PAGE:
Aromatherapy: Infant Massages

| 10/14/2009 10:17:45 AM

B.StansfieldBrenda Stansfield is a licensed massage therapist, certified clincial aromatherapist and the creator of the Clear My Head product line, sold in spas nationally at She belives aromatherapy should be simple and easy to incorporate into a hectic lifestyle.

This weekend my sister welcomed another grandchild to her family. It’s been a long time since I held my own newborn son in my arms, but as I looked at the pictures of the newest addition to our family online, I began to think…"Is there anything more precious than a newborn baby?" "Is there anything more confusing to new parents?"
This time of wonder and discovery is the perfect time for parents to unlock the benefits of aromatherapy and infant massage. By incorporating touch with botanicals, you increase the bond between parent and child while simultaneously creating a healthy, relaxing environment for bot.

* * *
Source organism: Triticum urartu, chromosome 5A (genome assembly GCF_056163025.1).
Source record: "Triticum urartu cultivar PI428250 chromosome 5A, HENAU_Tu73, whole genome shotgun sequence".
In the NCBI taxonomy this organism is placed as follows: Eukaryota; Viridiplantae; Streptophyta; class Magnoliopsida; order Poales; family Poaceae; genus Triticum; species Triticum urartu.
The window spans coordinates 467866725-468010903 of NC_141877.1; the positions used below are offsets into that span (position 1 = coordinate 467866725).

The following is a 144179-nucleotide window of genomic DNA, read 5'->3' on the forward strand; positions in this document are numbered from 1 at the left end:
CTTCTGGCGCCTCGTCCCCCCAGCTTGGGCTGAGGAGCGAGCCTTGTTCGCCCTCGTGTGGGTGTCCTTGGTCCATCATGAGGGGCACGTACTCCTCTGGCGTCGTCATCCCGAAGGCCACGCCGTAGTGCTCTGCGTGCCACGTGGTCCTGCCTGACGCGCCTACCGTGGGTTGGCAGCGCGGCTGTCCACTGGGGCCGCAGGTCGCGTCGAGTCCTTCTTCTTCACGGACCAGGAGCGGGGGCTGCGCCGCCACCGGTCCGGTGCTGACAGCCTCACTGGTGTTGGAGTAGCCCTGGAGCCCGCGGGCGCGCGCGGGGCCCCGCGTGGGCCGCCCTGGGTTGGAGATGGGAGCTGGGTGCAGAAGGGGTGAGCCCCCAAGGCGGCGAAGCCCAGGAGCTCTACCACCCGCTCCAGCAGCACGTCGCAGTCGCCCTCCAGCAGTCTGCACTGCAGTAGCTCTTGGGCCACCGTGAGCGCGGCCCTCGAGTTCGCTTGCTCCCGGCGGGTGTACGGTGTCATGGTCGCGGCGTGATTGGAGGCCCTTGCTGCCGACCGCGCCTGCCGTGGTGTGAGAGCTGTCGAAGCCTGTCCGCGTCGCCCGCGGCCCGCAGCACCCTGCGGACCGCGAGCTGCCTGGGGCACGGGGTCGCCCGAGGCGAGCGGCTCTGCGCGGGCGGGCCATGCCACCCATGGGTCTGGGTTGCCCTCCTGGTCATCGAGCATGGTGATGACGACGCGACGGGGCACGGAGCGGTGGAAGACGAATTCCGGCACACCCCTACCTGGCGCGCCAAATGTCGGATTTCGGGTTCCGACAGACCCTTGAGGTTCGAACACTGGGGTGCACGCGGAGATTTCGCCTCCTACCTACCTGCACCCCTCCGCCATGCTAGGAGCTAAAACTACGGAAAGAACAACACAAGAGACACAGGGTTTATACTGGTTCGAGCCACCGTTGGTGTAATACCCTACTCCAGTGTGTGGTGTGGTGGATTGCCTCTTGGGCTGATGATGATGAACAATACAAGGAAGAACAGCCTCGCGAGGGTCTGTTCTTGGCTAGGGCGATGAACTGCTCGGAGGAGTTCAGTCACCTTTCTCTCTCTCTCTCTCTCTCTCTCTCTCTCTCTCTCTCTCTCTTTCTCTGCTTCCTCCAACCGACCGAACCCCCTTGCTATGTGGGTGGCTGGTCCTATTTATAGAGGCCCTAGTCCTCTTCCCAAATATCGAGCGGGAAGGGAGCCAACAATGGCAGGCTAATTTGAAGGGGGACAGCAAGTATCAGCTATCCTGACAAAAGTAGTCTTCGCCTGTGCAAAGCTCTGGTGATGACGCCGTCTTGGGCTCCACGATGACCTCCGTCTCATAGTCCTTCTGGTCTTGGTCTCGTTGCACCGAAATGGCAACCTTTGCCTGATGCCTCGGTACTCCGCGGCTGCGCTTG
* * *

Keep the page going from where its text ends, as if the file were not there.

Aromatherapy can be safe for infants and children as long as a few guidelines are observed: 

• Never apply oils full strength to the baby’s skin. Since babies have a smaller amount of resistive tissue, adult doses can be considered toxic. Be sure to dilute essential oils for babies and toddlers to ½ amount of the adult dose. This would be ¼ drop for every 3 drops in a standard blend. Since it is impossible to measure a ¼ of a drop, it is advisable to decrease the essential oil and increase the carrier oil or lotion. Remember, no where in aromatherapy is the ‘less is more’ approach more appropriate than here.

Safe essential oil choices for babies: lavender, chamomile and rose

Children are naturals with aromatherapy. The sweet and floral scents calm them almost instantaneously. Older children who no longer will tolerate a back rub from mom or dad will most assuredly indulge in a foot massage (especially after sports). All ages welcome the addition of essential oils in their bath tubs. Be sure to dilute these oils in an appropriate carrier oil according the recommendations below. Allow some flexibility to adjust the amounts if the child’s body size and weight is above or below average percentile for the child’s age. Your pediatrician can help you with this information.